Despite having policies, strategies, guidelines, frameworks and ongoing programs in WASH and other related sectors, MHH has not been addressed comprehensively, thus limiting access and availability to better MHH information, services, and products. This has affected women and girls’ health, education, dignity, respect, and participation in social and economic activities. Furthermore, existing policies and guidelines have overlooked MHH’s importance as a determinant of sexual and reproductive health and rights (SRHR). The linkages between SRHR and MH are twofold: the biological associations between MHH and fertility, contraceptive use, reproductive tract infections, maternal health, and HIV are increasingly evident, while sociocultural barriers, including stigma, lack of knowledge, restrictive social norms and practices, gender norms, and structural barriers, also create bi-directional linkages between MHH and SRHR. These biological and sociocultural barriers result in girls, women and people who menstruate being ill-prepared to make and have agency over decisions related to sex, relationships, family planning, and health, thereby perpetuating the cycle of poor SRHR and broader development outcomes.

In response to these MHH observations, which are multisectoral, the Ministry of Health (MoH) plans to develop a Comprehensives National MHH guidelines that will guide key policy and decision-makers, Development Partners, technical experts, teachers, implementing partners and other stakeholders on provision of standard and quality MHH services. The Guideline will assist stakeholders in providing MHH education, conducting community awareness programs, providing friendly MHH services, including a safe disposal mechanism, and emphasising the use of standards for manufacturing and importing disposable and reusable menstrual materials. The Guideline, therefore, aspires to strengthen and guide stakeholders’ engagement in MHH responsive programs to provide inclusive and sustainable services to women and girls in Tanzania.

How can you make a difference?

Broad objective

The main objective of this assignment is to develop comprehensive National Menstrual Health and Hygiene Guidelines and its toolkits that will guide implementers at National, Sub-national and Community levels on MHH education and awareness creation programs, provision of friendly MHH facilities and services, quality supplies, distribution of menstrual materials/products and use of strategic SBCC approaches to raise awareness and transform negative social cultural norms and taboos.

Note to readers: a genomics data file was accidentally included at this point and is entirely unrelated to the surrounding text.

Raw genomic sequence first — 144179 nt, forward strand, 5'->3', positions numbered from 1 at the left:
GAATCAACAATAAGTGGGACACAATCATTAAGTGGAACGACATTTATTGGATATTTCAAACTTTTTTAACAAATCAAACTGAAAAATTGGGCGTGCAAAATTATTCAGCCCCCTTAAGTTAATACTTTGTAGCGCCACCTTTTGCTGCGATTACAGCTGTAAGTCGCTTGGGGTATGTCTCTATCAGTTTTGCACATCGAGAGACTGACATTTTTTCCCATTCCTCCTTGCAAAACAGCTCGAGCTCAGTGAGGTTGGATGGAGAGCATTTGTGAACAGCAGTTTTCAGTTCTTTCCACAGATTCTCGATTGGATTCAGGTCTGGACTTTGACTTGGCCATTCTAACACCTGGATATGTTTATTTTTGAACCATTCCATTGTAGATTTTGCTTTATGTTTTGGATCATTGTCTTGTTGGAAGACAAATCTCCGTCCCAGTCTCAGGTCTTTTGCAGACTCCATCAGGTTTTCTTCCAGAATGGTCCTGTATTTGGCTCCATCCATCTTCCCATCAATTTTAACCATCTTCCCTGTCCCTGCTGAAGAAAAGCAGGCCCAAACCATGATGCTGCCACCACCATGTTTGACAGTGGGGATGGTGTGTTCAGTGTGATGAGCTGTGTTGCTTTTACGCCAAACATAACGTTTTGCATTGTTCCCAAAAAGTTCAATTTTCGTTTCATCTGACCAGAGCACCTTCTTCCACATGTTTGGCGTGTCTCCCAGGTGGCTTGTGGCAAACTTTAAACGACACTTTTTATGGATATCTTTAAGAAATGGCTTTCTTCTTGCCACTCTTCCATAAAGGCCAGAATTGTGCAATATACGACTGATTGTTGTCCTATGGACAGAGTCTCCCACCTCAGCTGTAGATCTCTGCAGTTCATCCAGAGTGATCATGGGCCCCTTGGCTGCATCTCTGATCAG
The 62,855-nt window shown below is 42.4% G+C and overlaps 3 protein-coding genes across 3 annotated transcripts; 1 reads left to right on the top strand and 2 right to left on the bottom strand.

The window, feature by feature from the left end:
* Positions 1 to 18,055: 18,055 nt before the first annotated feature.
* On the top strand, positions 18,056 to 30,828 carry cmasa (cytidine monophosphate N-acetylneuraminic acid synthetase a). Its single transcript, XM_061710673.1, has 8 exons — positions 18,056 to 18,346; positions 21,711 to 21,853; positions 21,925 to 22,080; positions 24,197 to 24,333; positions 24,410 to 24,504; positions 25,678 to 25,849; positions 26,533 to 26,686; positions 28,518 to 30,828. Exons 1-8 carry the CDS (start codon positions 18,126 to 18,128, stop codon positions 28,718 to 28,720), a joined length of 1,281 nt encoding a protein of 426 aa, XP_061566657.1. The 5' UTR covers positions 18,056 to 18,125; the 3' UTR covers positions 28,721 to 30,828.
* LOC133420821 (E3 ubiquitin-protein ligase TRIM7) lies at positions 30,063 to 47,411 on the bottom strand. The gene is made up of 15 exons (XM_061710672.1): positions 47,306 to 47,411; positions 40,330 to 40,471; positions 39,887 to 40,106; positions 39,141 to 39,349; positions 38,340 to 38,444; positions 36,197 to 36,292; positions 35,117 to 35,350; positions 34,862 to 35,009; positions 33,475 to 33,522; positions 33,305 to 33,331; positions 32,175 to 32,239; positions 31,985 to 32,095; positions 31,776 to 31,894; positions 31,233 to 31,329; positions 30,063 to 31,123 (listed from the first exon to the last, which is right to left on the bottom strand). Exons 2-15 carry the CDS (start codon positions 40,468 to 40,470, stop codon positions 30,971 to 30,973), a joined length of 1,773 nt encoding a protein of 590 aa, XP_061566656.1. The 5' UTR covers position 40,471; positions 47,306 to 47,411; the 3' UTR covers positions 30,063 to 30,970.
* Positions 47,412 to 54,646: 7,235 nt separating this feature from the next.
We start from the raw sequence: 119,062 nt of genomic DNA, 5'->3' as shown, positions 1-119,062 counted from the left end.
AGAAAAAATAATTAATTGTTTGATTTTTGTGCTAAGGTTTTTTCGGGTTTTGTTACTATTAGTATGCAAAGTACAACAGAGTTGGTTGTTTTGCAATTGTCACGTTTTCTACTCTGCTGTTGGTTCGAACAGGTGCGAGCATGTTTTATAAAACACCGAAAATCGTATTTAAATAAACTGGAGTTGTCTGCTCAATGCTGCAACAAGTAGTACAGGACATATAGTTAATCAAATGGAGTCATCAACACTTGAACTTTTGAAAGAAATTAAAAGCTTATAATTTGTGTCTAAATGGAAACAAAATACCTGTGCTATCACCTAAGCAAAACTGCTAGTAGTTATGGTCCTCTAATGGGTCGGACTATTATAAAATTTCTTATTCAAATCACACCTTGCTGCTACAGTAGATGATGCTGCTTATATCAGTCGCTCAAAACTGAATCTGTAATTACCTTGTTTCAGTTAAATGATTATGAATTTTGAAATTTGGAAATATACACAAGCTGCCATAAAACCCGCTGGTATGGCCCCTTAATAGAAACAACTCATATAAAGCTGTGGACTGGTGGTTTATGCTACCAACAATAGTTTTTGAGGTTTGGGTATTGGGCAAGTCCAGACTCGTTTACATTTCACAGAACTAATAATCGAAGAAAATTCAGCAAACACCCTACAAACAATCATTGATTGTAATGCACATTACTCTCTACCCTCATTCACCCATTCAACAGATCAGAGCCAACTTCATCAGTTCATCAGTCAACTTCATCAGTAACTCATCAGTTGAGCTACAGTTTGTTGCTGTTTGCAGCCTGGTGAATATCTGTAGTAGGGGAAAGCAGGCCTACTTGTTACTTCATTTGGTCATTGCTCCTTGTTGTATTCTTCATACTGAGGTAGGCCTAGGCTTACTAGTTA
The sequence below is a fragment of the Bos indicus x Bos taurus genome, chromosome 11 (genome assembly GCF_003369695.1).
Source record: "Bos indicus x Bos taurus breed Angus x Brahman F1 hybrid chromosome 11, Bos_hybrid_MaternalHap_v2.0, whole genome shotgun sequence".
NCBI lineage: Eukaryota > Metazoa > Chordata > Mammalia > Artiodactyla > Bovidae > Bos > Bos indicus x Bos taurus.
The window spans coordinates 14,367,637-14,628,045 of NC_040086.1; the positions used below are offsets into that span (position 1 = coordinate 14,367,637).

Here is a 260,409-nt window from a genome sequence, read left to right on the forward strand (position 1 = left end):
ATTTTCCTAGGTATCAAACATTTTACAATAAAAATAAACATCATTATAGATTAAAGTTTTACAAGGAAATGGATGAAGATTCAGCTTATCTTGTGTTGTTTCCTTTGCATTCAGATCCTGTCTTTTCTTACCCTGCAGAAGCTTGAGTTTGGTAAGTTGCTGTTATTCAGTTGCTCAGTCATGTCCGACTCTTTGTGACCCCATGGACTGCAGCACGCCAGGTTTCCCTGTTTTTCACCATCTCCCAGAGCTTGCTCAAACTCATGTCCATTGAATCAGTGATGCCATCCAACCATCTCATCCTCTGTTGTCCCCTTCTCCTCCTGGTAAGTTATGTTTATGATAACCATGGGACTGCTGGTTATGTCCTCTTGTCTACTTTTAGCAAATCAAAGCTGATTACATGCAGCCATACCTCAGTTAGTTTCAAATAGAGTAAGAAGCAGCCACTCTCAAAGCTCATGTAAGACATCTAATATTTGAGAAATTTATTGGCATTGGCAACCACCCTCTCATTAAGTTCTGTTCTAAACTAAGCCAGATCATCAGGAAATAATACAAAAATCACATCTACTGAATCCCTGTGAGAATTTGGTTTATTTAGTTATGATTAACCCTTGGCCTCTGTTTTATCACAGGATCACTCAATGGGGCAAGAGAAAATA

Specific Objectives:

  • To provide requirements and specifications for inclusive MHH facilities such as latrines/changing room with basic amenities, waste collection and safe disposal mechanism, at various settings including school, healthcare facilities, households, and public places (markets, bus terminals, hotels, offices etc.).
  • To provide guidance on menstrual materials/products supply chain including specifications for importation, certification process, production, handling, and safe disposal.
  • To provide key gender transformative and SBCC approaches for positive MHH results at different levels and different population groups/characteristics
  • To provide guidance for delivering integrated MHH-SRH education and services at different levels
  • To provide implementation framework and sustainable coordination mechanism at sub-national and community level including mainstreaming MHH into existing structure, policies, guidelines, and key ministries for prioritization and budgeting  in MTEFs
  • To provide MHH monitoring and evaluation framework with key priority indicators for Tanzania
  • To develop simplified tool kits for MHH implementation at different levels.

 Scope of Work

The assignment will involve the following set of tasks.

1.     Inception report to include:

1.1.   MHH situation analysis globally, regionally, and nationally

·       MHH best practices at Households; Institutions (e.g., schools, Healthcare Facilities, Working places) and public places (hotels, highways, bus terminals, markets, emergency camp sites, etc.)

·       Number of women/girls at reproductive age in Tanzania including women/girls with disabilities

·       Number of menstrual products/materials imported in Tanzania in the past five (5) years

·       MHH Programming Best practices in Nationally, Globally and Regionally that managed to break Systemic and Community barriers

·       Best MHH coordination practices especially at Sub-national and community level and suggest mainstreaming approach within existing structure

·       Knowledge and perception of MHH in rural and urban areas and among different population groups.

·       Existing MHH infrastructure and services in communities, institutions, and public places (e.g., Churches, markets etc.)

·       Nutrition needs for menstruating girls and women

1.2.   MHH stakeholders mapping at National level (including key government actors, geographical coverage, and their roles and responsibilities).

1.3.   MHH policy landscape and existing guidelines in Tanzania including review of the status on how MHH is integrated in education, work, and health policies.